The symbol’s history is a lot weirder. Even more so than 3! The Medieval version of it looks like a ribbon, while the Arabic version is more like a backwards 3, or sometimes what looks like a bobby pin. Then the Hindu version is an upside down ribbon. And the Brahmi had a plus symbol. When it wasn’t a kind of loop, which at least might be where the upside down ribbon came from.

There’s…not really much else? Sorry. But I would like to point out that for a while there was this post going around that said that the symbols were all based on the number of corners they had (look at this picture for a better idea). It’s total nonsense, especially since most of the symbols aren’t how we really write the numbers. Especially nine. Come on, who puts a spiral at the end of 9 just so it has more angles to it? Who writes them all blocky ever?

Tony Jebson’s page on the Origins of Old English
Origin of the numerals Zero Concept by Ahmed Boucenna, Laboratoire DAC, Department of Physics, Faculty of Sciences, Ferhat Abbas University

Tuesday, April 18, 2017

From The Spamfiles

Yay! Spam time again! I don’t have to write a real post!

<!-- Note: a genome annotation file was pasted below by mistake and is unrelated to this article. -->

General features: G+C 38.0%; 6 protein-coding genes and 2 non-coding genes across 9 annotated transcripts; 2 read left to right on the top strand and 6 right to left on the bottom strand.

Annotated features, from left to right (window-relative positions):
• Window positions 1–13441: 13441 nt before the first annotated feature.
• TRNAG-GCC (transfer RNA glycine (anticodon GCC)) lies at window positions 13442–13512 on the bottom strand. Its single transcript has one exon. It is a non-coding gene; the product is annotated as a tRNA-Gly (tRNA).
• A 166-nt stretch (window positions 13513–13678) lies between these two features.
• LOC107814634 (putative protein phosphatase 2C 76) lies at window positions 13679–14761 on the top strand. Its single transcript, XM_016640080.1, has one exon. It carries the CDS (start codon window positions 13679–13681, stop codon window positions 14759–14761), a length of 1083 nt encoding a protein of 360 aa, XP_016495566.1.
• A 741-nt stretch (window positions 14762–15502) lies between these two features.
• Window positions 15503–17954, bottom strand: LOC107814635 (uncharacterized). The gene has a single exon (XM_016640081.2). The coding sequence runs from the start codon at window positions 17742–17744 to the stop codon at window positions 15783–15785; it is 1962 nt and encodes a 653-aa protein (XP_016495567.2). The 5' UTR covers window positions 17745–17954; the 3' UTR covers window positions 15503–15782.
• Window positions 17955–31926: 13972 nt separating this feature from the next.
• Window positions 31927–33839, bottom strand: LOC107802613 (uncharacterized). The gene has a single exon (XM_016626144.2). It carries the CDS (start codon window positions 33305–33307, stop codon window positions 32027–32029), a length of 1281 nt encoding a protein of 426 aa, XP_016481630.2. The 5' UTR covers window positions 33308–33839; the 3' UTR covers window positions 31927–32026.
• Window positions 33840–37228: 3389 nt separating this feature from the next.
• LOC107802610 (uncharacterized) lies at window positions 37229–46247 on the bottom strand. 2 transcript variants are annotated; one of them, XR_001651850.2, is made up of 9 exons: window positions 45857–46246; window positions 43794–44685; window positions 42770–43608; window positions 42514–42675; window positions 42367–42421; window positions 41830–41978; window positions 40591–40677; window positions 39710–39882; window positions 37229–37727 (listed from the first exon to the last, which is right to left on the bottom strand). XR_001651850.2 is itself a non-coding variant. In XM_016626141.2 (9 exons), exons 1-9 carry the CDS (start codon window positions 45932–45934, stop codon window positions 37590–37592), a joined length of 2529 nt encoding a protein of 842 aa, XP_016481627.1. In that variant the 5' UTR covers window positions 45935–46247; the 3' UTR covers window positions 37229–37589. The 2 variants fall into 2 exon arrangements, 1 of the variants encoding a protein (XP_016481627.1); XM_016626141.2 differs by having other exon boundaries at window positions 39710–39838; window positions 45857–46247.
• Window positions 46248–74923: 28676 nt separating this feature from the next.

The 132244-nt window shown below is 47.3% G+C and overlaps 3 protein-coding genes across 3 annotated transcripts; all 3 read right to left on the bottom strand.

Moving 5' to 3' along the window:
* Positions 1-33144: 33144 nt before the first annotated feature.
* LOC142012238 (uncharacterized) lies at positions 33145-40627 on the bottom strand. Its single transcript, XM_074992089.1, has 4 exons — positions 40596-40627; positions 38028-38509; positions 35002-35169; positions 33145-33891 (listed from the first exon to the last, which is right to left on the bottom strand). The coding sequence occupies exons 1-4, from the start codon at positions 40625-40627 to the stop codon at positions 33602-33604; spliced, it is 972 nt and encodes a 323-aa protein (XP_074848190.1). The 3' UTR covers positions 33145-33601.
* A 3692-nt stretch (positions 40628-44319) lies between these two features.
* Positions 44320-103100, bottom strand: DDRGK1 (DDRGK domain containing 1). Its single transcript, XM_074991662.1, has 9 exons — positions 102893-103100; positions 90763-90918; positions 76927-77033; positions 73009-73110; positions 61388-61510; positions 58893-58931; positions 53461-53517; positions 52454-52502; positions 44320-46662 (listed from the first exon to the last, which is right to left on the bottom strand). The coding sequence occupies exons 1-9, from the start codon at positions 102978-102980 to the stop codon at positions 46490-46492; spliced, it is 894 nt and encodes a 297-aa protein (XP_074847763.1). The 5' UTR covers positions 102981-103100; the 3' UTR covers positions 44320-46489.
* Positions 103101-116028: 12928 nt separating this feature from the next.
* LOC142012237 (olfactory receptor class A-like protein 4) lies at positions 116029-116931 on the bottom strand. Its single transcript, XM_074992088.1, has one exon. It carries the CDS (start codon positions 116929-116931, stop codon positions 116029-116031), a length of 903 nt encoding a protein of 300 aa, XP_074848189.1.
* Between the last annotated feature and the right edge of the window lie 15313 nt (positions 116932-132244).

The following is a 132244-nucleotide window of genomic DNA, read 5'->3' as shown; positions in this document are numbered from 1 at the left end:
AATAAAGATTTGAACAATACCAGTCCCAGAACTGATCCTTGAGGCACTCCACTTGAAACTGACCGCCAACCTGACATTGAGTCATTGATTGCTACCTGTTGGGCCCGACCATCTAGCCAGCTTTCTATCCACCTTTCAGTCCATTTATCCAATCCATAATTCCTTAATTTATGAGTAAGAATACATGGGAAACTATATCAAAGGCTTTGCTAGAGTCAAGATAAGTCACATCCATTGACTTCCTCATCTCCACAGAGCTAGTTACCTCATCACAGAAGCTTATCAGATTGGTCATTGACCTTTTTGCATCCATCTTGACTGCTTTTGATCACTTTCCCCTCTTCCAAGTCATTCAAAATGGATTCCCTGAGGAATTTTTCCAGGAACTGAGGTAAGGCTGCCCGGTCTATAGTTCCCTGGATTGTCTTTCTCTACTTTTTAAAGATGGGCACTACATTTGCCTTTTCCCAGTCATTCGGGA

Wow. I did not know this was what Christianity researched. I was way off.

I’m…a little worried about the tasty thing. Please don’t be hiding outside my house with a knife and fork.

I’m insulted that this spam is so lazy that they didn’t either bother to fill in the badly worded template! They could at least put some effort into spamming me!

I MAY have won a Sam’s Club Reward Card! Stop the frigging presses.

It’s almost Christmas! Show off your body! That’s prime body showing off time! Actually it probably is for people in the southern hemisphere. But not here! Cold! Snow!

I have standards, mike. I only date guys who capitalize their first names. And aren’t an awkward amount older than me.

Saturday, April 15, 2017


You know how dangerous magnets are for computers, right?
Okay, maybe they weren’t that high. But you should know by now that I like to be dramatic.